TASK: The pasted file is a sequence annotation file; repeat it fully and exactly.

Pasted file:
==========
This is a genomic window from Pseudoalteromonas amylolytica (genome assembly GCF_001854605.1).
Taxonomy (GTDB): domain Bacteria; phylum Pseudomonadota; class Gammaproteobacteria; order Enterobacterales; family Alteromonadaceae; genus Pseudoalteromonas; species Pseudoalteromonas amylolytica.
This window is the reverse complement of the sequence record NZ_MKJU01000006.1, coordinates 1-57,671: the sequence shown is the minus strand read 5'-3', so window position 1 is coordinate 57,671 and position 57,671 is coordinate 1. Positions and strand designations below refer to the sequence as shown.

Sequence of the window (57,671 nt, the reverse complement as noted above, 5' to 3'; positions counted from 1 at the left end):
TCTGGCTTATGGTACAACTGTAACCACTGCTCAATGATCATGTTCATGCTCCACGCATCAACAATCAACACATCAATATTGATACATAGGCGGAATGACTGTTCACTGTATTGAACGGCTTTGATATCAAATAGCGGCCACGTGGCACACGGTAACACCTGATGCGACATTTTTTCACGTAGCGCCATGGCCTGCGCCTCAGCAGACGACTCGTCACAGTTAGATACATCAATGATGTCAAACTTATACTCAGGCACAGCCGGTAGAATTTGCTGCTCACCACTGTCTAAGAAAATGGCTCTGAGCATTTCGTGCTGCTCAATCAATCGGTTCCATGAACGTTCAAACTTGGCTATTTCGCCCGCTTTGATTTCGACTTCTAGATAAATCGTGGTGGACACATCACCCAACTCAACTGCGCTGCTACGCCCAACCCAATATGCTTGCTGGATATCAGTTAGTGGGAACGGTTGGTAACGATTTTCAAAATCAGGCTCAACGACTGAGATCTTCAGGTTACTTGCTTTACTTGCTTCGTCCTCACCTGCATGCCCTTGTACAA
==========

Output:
This is a genomic window from Pseudoalteromonas amylolytica (genome assembly GCF_001854605.1).
Taxonomy (GTDB): domain Bacteria; phylum Pseudomonadota; class Gammaproteobacteria; order Enterobacterales; family Alteromonadaceae; genus Pseudoalteromonas; species Pseudoalteromonas amylolytica.
This window is the reverse complement of the sequence record NZ_MKJU01000006.1, coordinates 1-57,671: the sequence shown is the minus strand read 5'-3', so window position 1 is coordinate 57,671 and position 57,671 is coordinate 1. Positions and strand designations below refer to the sequence as shown.

Sequence of the window (57,671 nt, the reverse complement as noted above, 5' to 3'; positions counted from 1 at the left end):
TCTGGCTTATGGTACAACTGTAACCACTGCTCAATGATCATGTTCATGCTCCACGCATCAACAATCAACACATCAATATTGATACATAGGCGGAATGACTGTTCACTGTATTGAACGGCTTTGATATCAAATAGCGGCCACGTGGCACACGGTAACACCTGATGCGACATTTTTTCACGTAGCGCCATGGCCTGCGCCTCAGCAGACGACTCGTCACAGTTAGATACATCAATGATGTCAAACTTATACTCAGGCACAGCCGGTAGAATTTGCTGCTCACCACTGTCTAAGAAAATGGCTCTGAGCATTTCGTGCTGCTCAATCAATCGGTTCCATGAACGTTCAAACTTGGCTATTTCGCCCGCTTTGATTTCGACTTCTAGATAAATCGTGGTGGACACATCACCCAACTCAACTGCGCTGCTACGCCCAACCCAATATGCTTGCTGGATATCAGTTAGTGGGAACGGTTGGTAACGATTTTCAAAATCAGGCTCAACGACTGAGATCTTCAGGTTACTTGCTTTACTTGCTTCGTCCTCACCTGCATGCCCTTGTACAA